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Medium Cool: Talking about e-Books with Dan Yaccarino

Dan Yaccarino has an aficionado’s old-fashioned regard for picture-book artistry and a techno-geek’s new-fangled fascination with screen-based storytelling. He has illustrated more than thirty children’s books and is the creator of the Nick Jr. television series Oswald and the Emmy Award–winning Willa’s Wild Life, which currently airs on NBC and Qubo. Having recently played an […]

It’s My Party: An Interview with Maurice Sendak

Loosely based on a two-minute animation Sendak created with Jim Henson for Sesame Street in 1971, Bumble-Ardy revisits his long-standing preoccupations with childhood outsider-hood and saving-grace resilience, but with a new twist of extravagance taken straight from the operatic playbook of Giuseppe Verdi. We talked about all this at the artist’s kitchen table in a conversation recorded on May 12, 2011.

Outside Over Where?: Foreign Picture Books and the Dream of Global Awareness

It’s a small world after all. Or then again, maybe not. A stroll through the exhibition halls at the Bologna Children’s Book Fair, the world’s largest annual international gathering of publishers of books for young people, presents a decidedly mixed picture. With English being the default business language of the fair and with much of […]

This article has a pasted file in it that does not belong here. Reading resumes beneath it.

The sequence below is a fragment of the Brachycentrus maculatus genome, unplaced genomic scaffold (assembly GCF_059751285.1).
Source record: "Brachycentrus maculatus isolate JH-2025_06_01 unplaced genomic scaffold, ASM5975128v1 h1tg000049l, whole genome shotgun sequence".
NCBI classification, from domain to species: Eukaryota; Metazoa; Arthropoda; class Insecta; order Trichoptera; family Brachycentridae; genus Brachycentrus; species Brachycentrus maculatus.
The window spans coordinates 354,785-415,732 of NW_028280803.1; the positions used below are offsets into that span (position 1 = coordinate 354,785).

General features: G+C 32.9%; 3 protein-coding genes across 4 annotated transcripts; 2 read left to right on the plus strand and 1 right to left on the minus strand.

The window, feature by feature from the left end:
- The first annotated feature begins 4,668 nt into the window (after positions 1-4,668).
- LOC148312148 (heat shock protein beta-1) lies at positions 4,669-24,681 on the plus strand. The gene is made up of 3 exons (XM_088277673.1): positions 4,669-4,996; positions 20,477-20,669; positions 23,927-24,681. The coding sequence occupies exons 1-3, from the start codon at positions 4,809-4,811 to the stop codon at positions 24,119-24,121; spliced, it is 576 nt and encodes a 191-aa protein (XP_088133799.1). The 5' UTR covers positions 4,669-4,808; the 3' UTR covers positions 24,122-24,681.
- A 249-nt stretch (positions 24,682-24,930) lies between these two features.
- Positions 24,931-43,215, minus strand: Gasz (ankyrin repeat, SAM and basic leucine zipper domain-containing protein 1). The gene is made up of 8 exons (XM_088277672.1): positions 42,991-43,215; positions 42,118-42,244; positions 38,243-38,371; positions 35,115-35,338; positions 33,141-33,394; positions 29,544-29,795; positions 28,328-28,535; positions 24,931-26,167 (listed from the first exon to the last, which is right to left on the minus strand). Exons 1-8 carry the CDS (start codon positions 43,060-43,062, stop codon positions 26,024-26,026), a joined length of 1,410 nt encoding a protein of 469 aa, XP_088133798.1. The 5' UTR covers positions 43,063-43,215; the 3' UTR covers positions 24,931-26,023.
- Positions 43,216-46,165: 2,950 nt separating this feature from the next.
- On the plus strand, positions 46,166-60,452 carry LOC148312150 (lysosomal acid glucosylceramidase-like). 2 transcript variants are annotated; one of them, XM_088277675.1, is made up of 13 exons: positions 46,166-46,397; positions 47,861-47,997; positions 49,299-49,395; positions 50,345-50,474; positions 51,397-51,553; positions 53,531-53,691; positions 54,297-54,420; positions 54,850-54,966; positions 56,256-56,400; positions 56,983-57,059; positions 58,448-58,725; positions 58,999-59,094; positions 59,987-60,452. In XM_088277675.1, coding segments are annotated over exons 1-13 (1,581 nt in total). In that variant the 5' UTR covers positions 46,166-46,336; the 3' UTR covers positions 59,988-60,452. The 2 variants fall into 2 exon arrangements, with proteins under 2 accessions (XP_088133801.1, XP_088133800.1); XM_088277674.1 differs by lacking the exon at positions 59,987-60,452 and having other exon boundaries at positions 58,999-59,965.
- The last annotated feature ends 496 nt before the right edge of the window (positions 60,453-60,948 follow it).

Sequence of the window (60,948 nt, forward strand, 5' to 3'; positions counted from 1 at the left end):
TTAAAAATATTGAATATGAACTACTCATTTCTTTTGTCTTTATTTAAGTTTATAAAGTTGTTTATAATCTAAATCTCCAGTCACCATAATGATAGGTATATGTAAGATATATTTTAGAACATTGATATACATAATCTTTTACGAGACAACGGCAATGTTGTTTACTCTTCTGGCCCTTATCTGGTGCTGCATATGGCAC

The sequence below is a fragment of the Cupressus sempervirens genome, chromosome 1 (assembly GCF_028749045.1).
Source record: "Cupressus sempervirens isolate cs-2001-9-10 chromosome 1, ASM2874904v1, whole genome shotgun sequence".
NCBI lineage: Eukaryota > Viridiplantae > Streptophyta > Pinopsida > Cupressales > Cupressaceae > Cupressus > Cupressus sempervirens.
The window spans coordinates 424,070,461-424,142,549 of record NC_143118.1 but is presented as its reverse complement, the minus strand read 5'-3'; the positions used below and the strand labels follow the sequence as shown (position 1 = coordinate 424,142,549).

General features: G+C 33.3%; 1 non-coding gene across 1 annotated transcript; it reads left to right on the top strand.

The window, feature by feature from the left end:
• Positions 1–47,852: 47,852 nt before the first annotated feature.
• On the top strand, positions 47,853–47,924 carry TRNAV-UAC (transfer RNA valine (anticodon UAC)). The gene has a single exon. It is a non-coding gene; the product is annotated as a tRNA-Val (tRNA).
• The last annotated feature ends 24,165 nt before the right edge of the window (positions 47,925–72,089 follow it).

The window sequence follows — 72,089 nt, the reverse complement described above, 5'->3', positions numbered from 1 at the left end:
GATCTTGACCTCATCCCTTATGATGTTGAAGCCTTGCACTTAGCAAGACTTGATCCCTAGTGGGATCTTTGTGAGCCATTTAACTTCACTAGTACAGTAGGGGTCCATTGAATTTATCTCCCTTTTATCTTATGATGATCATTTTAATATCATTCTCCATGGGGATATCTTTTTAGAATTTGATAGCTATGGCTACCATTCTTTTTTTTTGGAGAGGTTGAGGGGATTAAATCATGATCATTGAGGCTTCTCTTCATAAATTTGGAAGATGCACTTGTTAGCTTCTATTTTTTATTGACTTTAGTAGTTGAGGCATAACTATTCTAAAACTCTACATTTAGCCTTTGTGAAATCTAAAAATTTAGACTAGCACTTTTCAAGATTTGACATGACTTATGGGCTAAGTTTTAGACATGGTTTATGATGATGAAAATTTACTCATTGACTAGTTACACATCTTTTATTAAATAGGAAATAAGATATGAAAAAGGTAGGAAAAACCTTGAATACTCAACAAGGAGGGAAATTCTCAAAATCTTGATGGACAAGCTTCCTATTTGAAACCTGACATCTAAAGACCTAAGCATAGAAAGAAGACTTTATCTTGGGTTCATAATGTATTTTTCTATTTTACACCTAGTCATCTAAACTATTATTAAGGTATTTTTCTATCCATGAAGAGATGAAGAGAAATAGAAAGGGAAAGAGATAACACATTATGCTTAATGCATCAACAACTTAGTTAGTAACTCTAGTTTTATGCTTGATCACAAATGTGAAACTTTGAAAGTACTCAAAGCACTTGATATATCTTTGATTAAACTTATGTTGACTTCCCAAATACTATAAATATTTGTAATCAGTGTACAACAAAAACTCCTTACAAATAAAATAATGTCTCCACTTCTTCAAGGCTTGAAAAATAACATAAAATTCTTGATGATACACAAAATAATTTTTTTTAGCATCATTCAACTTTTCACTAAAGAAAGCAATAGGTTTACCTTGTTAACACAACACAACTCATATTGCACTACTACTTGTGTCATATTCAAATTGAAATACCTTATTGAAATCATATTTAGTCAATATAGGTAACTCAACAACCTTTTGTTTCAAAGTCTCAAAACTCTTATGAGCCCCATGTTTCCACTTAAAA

Sight Reading: Something Old, Something New: Marla Frazee’s Picture Book Art

This year’s Caldecott committee sprinkled its fairy dust in three directions, bestowing its particular brand of good fortune on a trio of illustrators at distinctly diff erent stages of their careers. The big prize went of course to Jerry Pinkney, a draftsman and watercolorist par excellence who has long been considered in the running for […]

An Interview with George M. Nicholson

George M. Nicholson introduced and popularized high-quality paperback publishing for young people in the United States. He ran a number of major houses before finding a new career as an agent, remaining throughout an innovative, knowledgeable, and influential figure in the children’s book industry. LEONARD S. MARCUS: How did you come to work in children’s […]

Marc Simont’s Sketchbooks, The Art Academy Years: 1935–1938

In 1935, as a twenty-year-old enrolled in New York’s National Academy of Design, the Caldecott-winning illustrator Marc Simont began the practice of carrying a sketchbook around with him for the purpose of making rapid-fire, impromptu drawings of people. Simont had recently moved to New York from Paris, the city of his birth, for the second […]

A Second Look: Where the Wild Things Are

A second look at Where the Wild Things Are? Forty years after Maurice Sendak’s early mid-career masterpiece first appeared on the fall 1963 Harper list, the suggestion still feels premature. Turning to the book now, the most striking thing about it remains its undatable, fresh-as-paint immediacy. However familiar the Sendak images have long since become, […]